War for the Overworld and Silent Hills
By Chris O'Neal 08/28/2014
• War for the Overworld available now in beta form via Steam, $29.99.
• The demo P.T. can be downloaded for free via the Playstation 4 store.
Back in “the day,” which may or may not have existed, there were two games that I spent a countless number of hours playing: Worms: Armageddon and Dungeon Keeper. While everyone else was out playing Doom and Barbie Dream House (which may or may not be a game), I was busy building a dungeon or blowing my friends asunder with worm-sized weaponry.
Sadly, my desire to play Worms has dwindled, but I have never quite lost the draw of building a dungeon in Dungeon Keeper, mostly because they (Electronic Arts) haven’t been bothered to release a modern iteration until last year, when they did, and I learned the meaning of be careful what you wish for.
Dungeons, the successor to Dungeon Keeper and its sequel, was a mess of micro-transactions, a DINO (dungeon in name only). It was so bad that most people have forgotten that it even existed, and so we move on. A recently announced Dungeons 2 will be coming soon, but don’t hold your breath. Instead, turn your attention to the recently green-lit Steam project War for the Overworld.
In the original Dungeon Keeper and its sequel, the player assumed the role of an evil overlord tasked with maintaining a, well, dungeon, built underground to house all manner of evil creatures. Each room attracted a different kind of creature. Building a library would attract a warlock, who would study and learn new magic; imps would dig tunnels; and generally you’d go along being evil as you built up your army to raid and destroy a bunch of do-gooders.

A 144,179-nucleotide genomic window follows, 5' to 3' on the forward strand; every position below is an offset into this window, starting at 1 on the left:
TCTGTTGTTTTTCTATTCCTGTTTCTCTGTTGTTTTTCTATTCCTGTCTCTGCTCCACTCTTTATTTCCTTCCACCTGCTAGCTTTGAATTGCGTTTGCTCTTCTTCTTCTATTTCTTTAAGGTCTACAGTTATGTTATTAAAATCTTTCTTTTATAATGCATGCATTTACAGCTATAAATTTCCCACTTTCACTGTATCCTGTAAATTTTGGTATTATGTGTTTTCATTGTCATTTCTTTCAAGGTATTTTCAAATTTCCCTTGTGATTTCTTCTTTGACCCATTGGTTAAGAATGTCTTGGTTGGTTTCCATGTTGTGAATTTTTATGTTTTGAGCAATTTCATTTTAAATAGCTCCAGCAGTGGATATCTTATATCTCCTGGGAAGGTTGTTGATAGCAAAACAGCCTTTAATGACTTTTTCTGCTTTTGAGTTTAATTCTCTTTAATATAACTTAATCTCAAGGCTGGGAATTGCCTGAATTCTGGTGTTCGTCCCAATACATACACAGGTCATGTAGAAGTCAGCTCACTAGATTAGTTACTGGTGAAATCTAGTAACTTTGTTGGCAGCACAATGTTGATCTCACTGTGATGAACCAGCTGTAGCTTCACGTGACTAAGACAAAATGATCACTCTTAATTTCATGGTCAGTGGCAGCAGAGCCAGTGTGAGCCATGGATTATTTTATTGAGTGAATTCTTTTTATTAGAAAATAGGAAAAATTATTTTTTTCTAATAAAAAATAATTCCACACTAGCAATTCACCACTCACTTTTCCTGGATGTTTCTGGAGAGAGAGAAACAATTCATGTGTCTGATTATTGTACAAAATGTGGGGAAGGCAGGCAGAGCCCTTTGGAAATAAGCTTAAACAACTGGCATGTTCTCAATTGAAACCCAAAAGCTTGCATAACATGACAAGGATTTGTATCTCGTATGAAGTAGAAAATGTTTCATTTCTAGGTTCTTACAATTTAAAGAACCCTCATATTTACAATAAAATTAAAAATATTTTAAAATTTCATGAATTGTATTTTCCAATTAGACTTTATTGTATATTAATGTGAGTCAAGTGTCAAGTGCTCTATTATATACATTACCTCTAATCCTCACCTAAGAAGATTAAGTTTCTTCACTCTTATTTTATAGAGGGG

War for the Overworld is similar. Build out a dungeon, attract minions. What separates it from its inspiration is an expansive story line and campaign that will allow for an evil entity such as yourself to conquer the entire world. More than 60 rooms will enable fully customizable lairs, 20 or so different creatures available to lure to your bidding and, of course, traps, fortifications and all manner of trickery will assure that your dungeon is as resilient as Fort Knox.
I say all of this in the future tense because it’s still very much in beta. In January of last year, War for the Overworld completed a Kickstarter campaign that raised more than 200 thousand pounds, something like $20 million. (But not really. I can’t do math.) The project is currently in what the developers are calling “bedrock beta,” meaning it’s getting there but it will take time. Meanwhile, if you’d like to participate in the beta, War for the Overworld is available now on Steam.
Let’s talk Silent Hill. The last time we saw the survival-horror franchise, we almost drowned in it. Downpour was an interesting concept that never really took the whole “city burning from underneath opens a portal into hell” thing much further than it already had been. In other words, it was a bit of a yawn fest.
Last week, however, an announcement that three things are coming to the Silent Hill series sparked quite a fanboy (but mostly fangirl) uproar: Norman Reedus, star of AMC’s The Walking Dead, will portray the main character while a tag-team of Guillermo del Toro (Pan’s Labyrinth) and Hideo Kojima (Metal Gear Solid) will direct and potentially write the next installment. Also, they’ve added an “s” and deemed it Silent Hills.
This is like having a personal party thrown for you where the chefs are Mario Batali and Anthony Bourdain and the entertainment is Fan-Girl Jesus. On top of that, it should be scary as all hell.
“If you don’t want to continue playing through the game, so be it,” said Kojima, streaming live from Gamescom. “We are aiming for a game that will make you **** your pants. So please make sure you have a [change of clothes].”
A demo released for the Playstation 4 simply called P.T. had gamers walk around in a circle for 20 minutes as a hamster fetus cried in a bathroom sink, with plenty of atmospheric scares along the way.
With any luck we’ll get an actual downpour of quality over a second Downpour.